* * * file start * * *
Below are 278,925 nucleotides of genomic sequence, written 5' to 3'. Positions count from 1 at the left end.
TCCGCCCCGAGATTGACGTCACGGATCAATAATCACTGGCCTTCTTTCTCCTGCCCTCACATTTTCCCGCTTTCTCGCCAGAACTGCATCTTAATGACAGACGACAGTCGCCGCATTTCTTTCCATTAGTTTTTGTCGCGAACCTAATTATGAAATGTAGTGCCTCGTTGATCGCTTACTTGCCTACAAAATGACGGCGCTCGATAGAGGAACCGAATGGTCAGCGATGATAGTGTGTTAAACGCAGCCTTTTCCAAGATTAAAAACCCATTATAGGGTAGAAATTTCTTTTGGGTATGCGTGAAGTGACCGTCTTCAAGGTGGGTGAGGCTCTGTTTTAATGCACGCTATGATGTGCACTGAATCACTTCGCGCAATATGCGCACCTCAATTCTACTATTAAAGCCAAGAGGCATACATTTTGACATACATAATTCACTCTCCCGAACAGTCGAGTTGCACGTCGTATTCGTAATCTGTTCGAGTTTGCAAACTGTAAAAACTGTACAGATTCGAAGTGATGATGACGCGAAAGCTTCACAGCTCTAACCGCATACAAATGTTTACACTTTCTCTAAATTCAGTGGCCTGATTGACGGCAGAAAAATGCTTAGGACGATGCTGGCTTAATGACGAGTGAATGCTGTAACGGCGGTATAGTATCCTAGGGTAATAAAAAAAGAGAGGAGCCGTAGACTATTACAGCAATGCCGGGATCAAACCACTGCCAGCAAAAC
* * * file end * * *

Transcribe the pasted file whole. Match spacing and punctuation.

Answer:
Below are 278,925 nucleotides of genomic sequence, written 5' to 3'. Positions count from 1 at the left end.
TCCGCCCCGAGATTGACGTCACGGATCAATAATCACTGGCCTTCTTTCTCCTGCCCTCACATTTTCCCGCTTTCTCGCCAGAACTGCATCTTAATGACAGACGACAGTCGCCGCATTTCTTTCCATTAGTTTTTGTCGCGAACCTAATTATGAAATGTAGTGCCTCGTTGATCGCTTACTTGCCTACAAAATGACGGCGCTCGATAGAGGAACCGAATGGTCAGCGATGATAGTGTGTTAAACGCAGCCTTTTCCAAGATTAAAAACCCATTATAGGGTAGAAATTTCTTTTGGGTATGCGTGAAGTGACCGTCTTCAAGGTGGGTGAGGCTCTGTTTTAATGCACGCTATGATGTGCACTGAATCACTTCGCGCAATATGCGCACCTCAATTCTACTATTAAAGCCAAGAGGCATACATTTTGACATACATAATTCACTCTCCCGAACAGTCGAGTTGCACGTCGTATTCGTAATCTGTTCGAGTTTGCAAACTGTAAAAACTGTACAGATTCGAAGTGATGATGACGCGAAAGCTTCACAGCTCTAACCGCATACAAATGTTTACACTTTCTCTAAATTCAGTGGCCTGATTGACGGCAGAAAAATGCTTAGGACGATGCTGGCTTAATGACGAGTGAATGCTGTAACGGCGGTATAGTATCCTAGGGTAATAAAAAAAGAGAGGAGCCGTAGACTATTACAGCAATGCCGGGATCAAACCACTGCCAGCAAAAC